"My two-year-old started getting out of bed at night to sleep with me," recalls Aledo, Texas, mom Suzi. "And he'd yell at the baby to stop crying, which made the baby cry more. All of a sudden, rules changed  -- he had to be quiet or wait for things." For Michele, staggering bedtimes was a convenient solution to the evening chaos. "We'd put Andrew down at around six p.m., and that would give us an hour or so with William before his bedtime," she says. "When Andrew would wake at nine or ten for a feeding, William was already asleep and had no idea that Andrew was partying the night away with Mom and Dad."

Lerner taped herself reading her son's favorite books. "I'd put the tape on when it was time to leave the room, and Sam would fall asleep listening to my voice," she says, adding that it reduced all those demands for one more story and one more drink.

 

Share and Share Alike

"I don't want to give up my stuff."

Second-time parents-to-be are often advised not to take away their eldest's crib when the baby comes home. Make the transition well in advance, or get another one if your firstborn isn't ready for a bed.

Michele simply kept Andrew in a portable crib until William felt it was time to make the move. But don't be surprised if your child's reluctant to pass down any of her gear, even if she can't possibly remember it. When I got close to my due date and pulled the infant seat and swing out of the attic, Matilda was delighted with her newfound playthings. Trouble was clearly ahead, but luckily so were the holidays. Santa Claus came through with a deluxe set of doll furniture  -- changing table, baby bassinet, and high chair  -- so Matilda was able to tend to her babies alongside me.

Some moms have let their toddlers climb into the baby tub and car seat and pretend they're newborns again. Other issues, though, aren't quite as black and white. "We don't have any choice but to keep my three-year-old and his one-year-old twin brothers in the same bedroom until we can move," says Marilyn of Beach Haven Park, New Jersey. "Now Jake even refers to the room as 'the babies' room.'"

If the kids have no other choice but to share a room, it's a good idea to let the eldest help set it up. She might pick out the baby's bedding, for example, or something decorative for the baby's wall. Even if space is tight, try to designate an area of the room that's all hers  -- a corner or a bookcase. Candy of Villah, Washington, created a special shelf for her 3-year-old son's toys and books.

 

Perfect Playmates

"But you promised we could go to the playground!"

Big kids may need their own space, but they also need time to do all the things they used to do with you. Only now there's one of you and two of them, so that's not always feasible.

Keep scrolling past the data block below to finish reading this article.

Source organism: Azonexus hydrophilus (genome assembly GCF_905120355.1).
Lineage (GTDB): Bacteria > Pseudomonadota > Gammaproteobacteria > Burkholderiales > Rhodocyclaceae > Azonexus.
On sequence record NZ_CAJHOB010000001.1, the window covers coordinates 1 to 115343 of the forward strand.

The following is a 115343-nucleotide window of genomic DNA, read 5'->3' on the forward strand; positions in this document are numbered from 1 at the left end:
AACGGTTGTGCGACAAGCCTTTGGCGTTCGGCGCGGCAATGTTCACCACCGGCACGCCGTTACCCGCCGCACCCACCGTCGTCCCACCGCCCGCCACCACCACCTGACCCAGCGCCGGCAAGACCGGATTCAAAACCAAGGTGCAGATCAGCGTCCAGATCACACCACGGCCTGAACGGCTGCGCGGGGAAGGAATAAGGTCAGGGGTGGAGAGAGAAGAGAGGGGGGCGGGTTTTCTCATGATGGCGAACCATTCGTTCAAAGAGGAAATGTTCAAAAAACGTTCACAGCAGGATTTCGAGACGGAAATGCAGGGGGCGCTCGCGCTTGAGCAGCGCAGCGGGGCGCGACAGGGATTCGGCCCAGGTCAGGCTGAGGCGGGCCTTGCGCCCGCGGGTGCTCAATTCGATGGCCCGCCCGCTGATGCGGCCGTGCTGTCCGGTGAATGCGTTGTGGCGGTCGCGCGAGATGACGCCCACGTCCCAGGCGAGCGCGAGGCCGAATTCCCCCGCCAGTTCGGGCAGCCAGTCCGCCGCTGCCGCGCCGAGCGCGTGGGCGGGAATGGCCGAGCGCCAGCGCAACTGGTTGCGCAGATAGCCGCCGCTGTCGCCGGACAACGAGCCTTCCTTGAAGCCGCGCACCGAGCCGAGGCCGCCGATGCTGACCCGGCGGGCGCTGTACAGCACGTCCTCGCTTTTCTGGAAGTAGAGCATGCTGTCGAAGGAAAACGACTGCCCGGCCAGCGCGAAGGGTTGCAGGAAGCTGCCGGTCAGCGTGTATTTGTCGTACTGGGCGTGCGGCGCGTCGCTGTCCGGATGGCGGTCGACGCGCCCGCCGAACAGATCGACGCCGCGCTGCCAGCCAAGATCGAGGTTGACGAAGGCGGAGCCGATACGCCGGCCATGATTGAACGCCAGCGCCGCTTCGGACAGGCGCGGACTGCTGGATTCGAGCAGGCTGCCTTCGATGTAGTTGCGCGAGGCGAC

Suzi's solution to the time bind was to hire a sitter once in a while  -- but just for the new baby. "We spent our time with my eldest, Jacob. After all, newborns don't know the difference like an older child does," she says.

If you have relatives on hand or can afford a babysitter, great. If not, Dad can take the older child under his wing when you're nursing or bathing the baby. But don't forget to give your firstborn some mommy time, such as doing a crafts project or playing a game while the baby naps. I found that a standing date with Matilda once a week bought me a lot more smiles and cooperation. When she was disappointed that Anthony interfered with something, I'd reply sympathetically, "I know, I was looking forward to baking cookies today too. But don't forget that we've got our Saturday trip to the movies coming up soon."

That need for individual attention is the root of sibling rivalry. Simply telling your eldest that there's enough love for everyone is too abstract. He needs something more concrete.

"Once, my two-year-old, Theo, overheard me calling his baby brother 'my little guy,'" says Mary Beth of Larchmont, New York. "Later that day, Theo led me over to the same chair I'd been sitting in, crawled into my lap, and asked, 'Can I be your little guy too?'"

Do whatever you can to work in a hug or kiss, Lerner suggests. "If the baby's napping, you can tell your older child, 'I don't have the energy to play in the yard. But why don't we put on a video and watch it together in bed?' Everyone wins: You get some rest, and he gets some one-on-one affection."

If your older child starts to act out anyway, don't always follow your first instinct, which may be to punish. He's probably just looking for attention, so put the baby down and go over and say, "You look like you need a really big bear hug." Later, you can talk to him about his behavior.

No matter how rough the transition is initially, as time goes on your firstborn will come to love being a big brother or sister. Whenever Matilda's frustration with her little brother turned intense, I'd say something silly like "I've had enough of this guy too. Maybe we should give him to someone else." In typical toddler fashion, she'd burst into giggles at the thought.

Three years later, they squabble more than ever over their favorite toys. But now whenever I mention getting rid of him, Matilda looks at me indignantly and squeals, "Nooo! I loooove him!"